'Purpose Trusts'

These are trusts that are set up for a defined purpose as opposed to being set up to benefit specific beneficiaries or charities. These trusts can be used in any number of ways and can be applied to private family trusts as well as to international finance transactions or trusts used for social benefit projects. These trusts require the appointment of an ‘enforcer’, whose duty it is to enforce the trust in relation to the stated purpose but otherwise, they have essentially the same characteristics as all other Jersey trusts.

'Reserved Powers Trusts'

A reserved powers trust allows a third party to the trust (usually but not necessarily the settlor) to retain certain powers in respect of the trust. These powers may allow the power holder to give binding instructions to the trustee over particular aspects of the trust, such as how the trust’s assets are invested or who may benefit from the trust and in what circumstances. Trusts of this type offer flexibility and can be attractive to settlors from jurisdictions unfamiliar with the trust concept, but care must be taken to ensure that the reservation of any particular power does not give rise to any adverse tax or legal consequences.


A process pursuant to the trust deed where the trustees establish a new trust for the benefit of a beneficiary or beneficiaries of the existing trust.


The record of a trustee decision.


A trust in circumstances where a person known as a settlor transfers his property to a trustee to be held on trust in accordance with the arrangements set out in the settlement. 


The person who gives the assets to the trustee to hold them for the benefit of the trust's beneficiaries on the terms and conditions set out in the trust deed. The settlor executes the trust deed and then, generally, has no further involvement in the trust.

It is advisable that the settlor of a discretionary trust be an independent person. A settlor will often be a family friend or a solicitor or an accountant who will not be a beneficiary or a trustee.


A person living with the second person as his or her spouse on a permanent and bona fide domestic basis even though they are not legally married.


A legal relationship that exists where a person (known as the trustee) holds property (of which he is not the absolute owner) for the benefit of any person(s) (known as a beneficiary or beneficiaries) or permissible purpose(s) which not solely for the benefit of the trustee. A settlement is a form of trust.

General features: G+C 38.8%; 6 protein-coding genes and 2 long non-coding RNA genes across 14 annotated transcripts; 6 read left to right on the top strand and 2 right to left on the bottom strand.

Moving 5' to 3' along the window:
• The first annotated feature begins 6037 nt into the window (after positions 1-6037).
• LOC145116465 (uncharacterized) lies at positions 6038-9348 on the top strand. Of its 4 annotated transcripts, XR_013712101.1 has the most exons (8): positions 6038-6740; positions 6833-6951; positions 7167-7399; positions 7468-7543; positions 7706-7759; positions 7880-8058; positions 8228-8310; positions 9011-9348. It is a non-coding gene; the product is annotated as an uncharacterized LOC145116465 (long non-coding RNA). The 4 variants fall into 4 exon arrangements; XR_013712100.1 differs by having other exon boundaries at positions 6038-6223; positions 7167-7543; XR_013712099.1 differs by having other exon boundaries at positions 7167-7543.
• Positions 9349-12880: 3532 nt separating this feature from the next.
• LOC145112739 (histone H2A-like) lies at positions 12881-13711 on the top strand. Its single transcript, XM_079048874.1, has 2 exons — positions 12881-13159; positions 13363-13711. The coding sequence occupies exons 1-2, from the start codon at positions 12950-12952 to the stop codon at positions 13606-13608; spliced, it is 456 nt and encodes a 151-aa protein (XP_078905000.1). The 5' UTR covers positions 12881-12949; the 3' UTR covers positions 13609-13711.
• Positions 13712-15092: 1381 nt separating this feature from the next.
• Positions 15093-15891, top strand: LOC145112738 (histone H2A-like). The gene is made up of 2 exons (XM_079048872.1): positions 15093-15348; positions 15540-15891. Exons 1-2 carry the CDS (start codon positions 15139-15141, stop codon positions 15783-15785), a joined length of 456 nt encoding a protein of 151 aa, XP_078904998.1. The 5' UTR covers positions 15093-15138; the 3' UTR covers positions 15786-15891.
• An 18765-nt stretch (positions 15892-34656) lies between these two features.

'Trust Deed'

A legal document or documents that set and establish the terms of the trust.

'Trust Property'

Property or assets for the time being held in trust.


A trustee(s) is a person(s) who holds trust property for beneficiaries of a trust or for permissible purposes. The initial trustee(s) are appointed by the settlor. They receive legal title to the trust property when the settlor creates and constitutes the trust.

In managing and disposing the assets of the trust, the trustee(s) have a fiduciary duty to always act in the best interests of the beneficiaries and a legal obligation to act within the terms of the trust instrument and trust law.

It is common for the settlor to express his wishes to the trustees regarding the management and/or the disposal of the assets, usually in a letter of wishes. The trustees can refer to the settlor’s wishes for guidance when making decisions regarding the trust assets.

When using offshore trusts, the trustee will usually reside and carry on trust business from within the offshore jurisdiction. The trustee will typically be a corporate vehicle (a “trust company”), which is associated with a professional organisation such as a bank, legal firm or accountancy practice.


A unit in the unit trust. Rights to income, rules and restrictions attach to units and are described in the unit trust deed.

'Unit Holder'

A person who is registered as a unit holder of an ordinary unit or an income unit at the relevant time, either separately or jointly.

'Unit Trust'

In the UK, a fund in which you buy units (= shares). This money is then put into a range of investments, etc., and profits are paid in relation to the number of unitsthat you own. Collective investments such as unit trusts are ideal products for investment on behalf of a child.


The transfer of the trust assets to a beneficiary or beneficiaries in accordance with the trust deed.

'Vesting Date'

The date defined in the trust deed when the trust ends. The standard vesting date is 80 years from the commencement of a trust.